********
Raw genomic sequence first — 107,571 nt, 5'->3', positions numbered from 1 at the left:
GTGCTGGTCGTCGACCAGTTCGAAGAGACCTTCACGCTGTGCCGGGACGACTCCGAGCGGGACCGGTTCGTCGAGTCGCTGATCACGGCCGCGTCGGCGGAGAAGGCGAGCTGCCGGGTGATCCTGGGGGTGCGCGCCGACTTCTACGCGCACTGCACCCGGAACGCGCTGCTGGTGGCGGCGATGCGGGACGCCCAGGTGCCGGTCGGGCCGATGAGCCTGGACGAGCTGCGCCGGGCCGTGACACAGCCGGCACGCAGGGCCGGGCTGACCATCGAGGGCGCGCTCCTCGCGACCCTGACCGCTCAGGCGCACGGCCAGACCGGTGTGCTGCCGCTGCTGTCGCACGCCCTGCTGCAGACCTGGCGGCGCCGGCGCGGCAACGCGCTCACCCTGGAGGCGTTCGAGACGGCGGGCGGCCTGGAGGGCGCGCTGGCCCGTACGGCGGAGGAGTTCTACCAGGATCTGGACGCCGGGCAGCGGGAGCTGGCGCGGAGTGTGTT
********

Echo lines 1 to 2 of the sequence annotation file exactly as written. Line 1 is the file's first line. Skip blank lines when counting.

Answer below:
Raw genomic sequence first — 107,571 nt, 5'->3', positions numbered from 1 at the left:
GTGCTGGTCGTCGACCAGTTCGAAGAGACCTTCACGCTGTGCCGGGACGACTCCGAGCGGGACCGGTTCGTCGAGTCGCTGATCACGGCCGCGTCGGCGGAGAAGGCGAGCTGCCGGGTGATCCTGGGGGTGCGCGCCGACTTCTACGCGCACTGCACCCGGAACGCGCTGCTGGTGGCGGCGATGCGGGACGCCCAGGTGCCGGTCGGGCCGATGAGCCTGGACGAGCTGCGCCGGGCCGTGACACAGCCGGCACGCAGGGCCGGGCTGACCATCGAGGGCGCGCTCCTCGCGACCCTGACCGCTCAGGCGCACGGCCAGACCGGTGTGCTGCCGCTGCTGTCGCACGCCCTGCTGCAGACCTGGCGGCGCCGGCGCGGCAACGCGCTCACCCTGGAGGCGTTCGAGACGGCGGGCGGCCTGGAGGGCGCGCTGGCCCGTACGGCGGAGGAGTTCTACCAGGATCTGGACGCCGGGCAGCGGGAGCTGGCGCGGAGTGTGTT